The Fair Labor Standards Act is a federal law originally enacted in 1938 to provide certain protections to American workers. Most people are familiar with the FLSA’s minimum wage provisions, which came under heavy scrutiny during the two terms served by former President Barack Obama. The federal minimum wage can be superseded by higher minimum wage laws enacted at the state level, but one FLSA provision that is uniform across the United States deals with salaried employees.
In essence, the FLSA prevents certain unfair practices related to overtime pay and who can be exempt from it. The full FLSA can be found in the United States Code, Section 29, Chapter 8, but the specific part of the law that applies to salaried employees is covered by subsection 203.
Overtime pay is defined as the obligation that employers towards employees who work more than 40 hours a week or more than eight hours a day. These are employees who are paid on an hourly basis and have to “punch the clock;” should they be required to work more than eight hours in a single day, they have to be paid at the time and a half rate. Let’s say a sales clerk at a boutique is paid $10 an hour; if she has to work 10 hours in a day because of high sales volume during the holidays, she will have be to be compensated at $15 per hour for the two overtime hours she put in, which means that she will make a total of $110 on that day.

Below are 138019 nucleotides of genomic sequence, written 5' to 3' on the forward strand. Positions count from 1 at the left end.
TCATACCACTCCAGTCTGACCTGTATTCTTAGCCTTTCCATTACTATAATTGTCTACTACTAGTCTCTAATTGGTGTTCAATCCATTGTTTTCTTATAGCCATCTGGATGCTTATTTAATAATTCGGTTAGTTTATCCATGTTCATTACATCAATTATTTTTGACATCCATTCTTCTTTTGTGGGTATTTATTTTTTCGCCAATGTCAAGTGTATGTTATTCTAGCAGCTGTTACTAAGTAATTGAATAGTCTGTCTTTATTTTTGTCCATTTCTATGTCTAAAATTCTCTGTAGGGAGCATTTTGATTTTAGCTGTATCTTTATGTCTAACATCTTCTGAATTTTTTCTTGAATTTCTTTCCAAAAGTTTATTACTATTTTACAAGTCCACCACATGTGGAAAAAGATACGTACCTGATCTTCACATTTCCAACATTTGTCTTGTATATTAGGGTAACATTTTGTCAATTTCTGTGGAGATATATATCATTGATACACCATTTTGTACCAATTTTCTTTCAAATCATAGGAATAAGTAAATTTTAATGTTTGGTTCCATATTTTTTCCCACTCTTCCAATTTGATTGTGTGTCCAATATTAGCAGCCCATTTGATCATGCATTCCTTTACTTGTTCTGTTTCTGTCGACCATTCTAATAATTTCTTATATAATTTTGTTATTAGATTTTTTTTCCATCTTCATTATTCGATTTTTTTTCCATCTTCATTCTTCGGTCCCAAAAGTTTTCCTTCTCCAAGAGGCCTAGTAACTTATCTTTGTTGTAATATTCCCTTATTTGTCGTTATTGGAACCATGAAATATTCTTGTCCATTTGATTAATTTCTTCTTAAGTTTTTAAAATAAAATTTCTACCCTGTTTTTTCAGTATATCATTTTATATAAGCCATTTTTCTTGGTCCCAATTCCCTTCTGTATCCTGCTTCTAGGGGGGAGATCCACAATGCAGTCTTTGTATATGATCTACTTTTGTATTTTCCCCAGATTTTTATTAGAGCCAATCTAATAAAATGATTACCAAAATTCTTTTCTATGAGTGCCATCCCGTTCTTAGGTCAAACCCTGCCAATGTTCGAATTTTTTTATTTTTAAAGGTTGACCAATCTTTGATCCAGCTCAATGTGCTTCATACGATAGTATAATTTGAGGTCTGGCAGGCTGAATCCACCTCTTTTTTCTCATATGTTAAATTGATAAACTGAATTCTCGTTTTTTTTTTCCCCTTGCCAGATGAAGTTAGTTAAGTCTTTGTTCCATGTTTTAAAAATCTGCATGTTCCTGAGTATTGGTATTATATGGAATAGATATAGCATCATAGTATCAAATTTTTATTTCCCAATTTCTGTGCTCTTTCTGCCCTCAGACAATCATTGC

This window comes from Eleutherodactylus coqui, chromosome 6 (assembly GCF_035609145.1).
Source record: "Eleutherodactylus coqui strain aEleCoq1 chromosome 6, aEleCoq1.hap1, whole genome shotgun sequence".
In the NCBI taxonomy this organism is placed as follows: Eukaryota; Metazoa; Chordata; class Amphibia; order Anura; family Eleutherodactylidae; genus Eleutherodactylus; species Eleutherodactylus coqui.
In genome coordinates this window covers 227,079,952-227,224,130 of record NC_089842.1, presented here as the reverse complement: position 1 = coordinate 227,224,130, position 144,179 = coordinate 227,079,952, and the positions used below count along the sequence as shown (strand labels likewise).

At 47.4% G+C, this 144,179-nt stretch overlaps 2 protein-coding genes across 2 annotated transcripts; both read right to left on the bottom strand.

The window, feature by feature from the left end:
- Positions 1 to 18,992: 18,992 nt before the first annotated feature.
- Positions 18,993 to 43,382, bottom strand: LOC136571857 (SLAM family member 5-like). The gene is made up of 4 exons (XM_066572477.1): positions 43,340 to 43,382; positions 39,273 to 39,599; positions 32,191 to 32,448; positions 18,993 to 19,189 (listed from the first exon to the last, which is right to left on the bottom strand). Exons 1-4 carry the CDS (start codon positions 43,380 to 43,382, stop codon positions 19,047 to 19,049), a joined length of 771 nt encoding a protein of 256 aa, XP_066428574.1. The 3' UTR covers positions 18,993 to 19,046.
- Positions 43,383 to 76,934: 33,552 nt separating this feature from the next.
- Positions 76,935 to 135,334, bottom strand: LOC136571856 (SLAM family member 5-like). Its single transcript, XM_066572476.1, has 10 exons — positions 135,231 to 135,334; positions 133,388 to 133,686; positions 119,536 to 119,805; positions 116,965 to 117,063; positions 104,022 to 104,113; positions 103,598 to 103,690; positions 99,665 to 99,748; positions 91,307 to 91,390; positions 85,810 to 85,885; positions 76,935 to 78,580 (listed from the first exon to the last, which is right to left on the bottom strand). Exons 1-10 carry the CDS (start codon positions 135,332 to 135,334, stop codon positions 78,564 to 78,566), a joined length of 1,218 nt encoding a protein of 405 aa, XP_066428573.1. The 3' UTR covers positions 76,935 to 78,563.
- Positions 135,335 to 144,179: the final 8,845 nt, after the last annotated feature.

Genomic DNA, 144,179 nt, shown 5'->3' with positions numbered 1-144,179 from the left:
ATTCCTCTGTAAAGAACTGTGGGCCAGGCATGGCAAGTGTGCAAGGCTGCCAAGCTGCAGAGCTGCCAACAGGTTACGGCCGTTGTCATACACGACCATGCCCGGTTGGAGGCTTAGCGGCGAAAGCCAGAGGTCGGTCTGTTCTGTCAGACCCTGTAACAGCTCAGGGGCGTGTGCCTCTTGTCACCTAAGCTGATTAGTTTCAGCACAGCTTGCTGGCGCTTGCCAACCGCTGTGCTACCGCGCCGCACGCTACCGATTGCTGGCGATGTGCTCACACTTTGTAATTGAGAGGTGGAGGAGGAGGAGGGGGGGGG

In FLSA and payroll terms, the boutique sales clerk in the example above is a non-exempt employee because she meets the following criteria:
* She is not a company executive.
* She does not have administrative duties.
* She is not a licensed professional.
* She makes less than $913 per week.
* She makes less than $47,476 per year.
Salaried employees, on the other hand, are exempt from the FLSA because they meet the criteria listed above. Exempt workers are on payroll, but they do not have to punch the clock because they are not paid by the hour. They will not receive overtime pay even if they work more than eight hours per day or 40 hours per week. Salaried workers are often hired as managers or supervisors who are expected take on administrative roles, and which may call upon them to work on weekends or more than eight hours a day.
Prior to May 2016, the salary threshold for exempt employees started at $23,660 per year, which works out to just $455 per week. The problem with this low threshold is that unscrupulous employers took advantage of it by giving administration duties to production and blue collar workers; by doing so, they could make them work long hours without having to pay overtime, thereby increasing productivity and saving on payroll.
Exempt American workers who are currently on salaries could become non-exempt in the future as the minimum threshold increases every three years; the next increase is expected to take place in early 2020.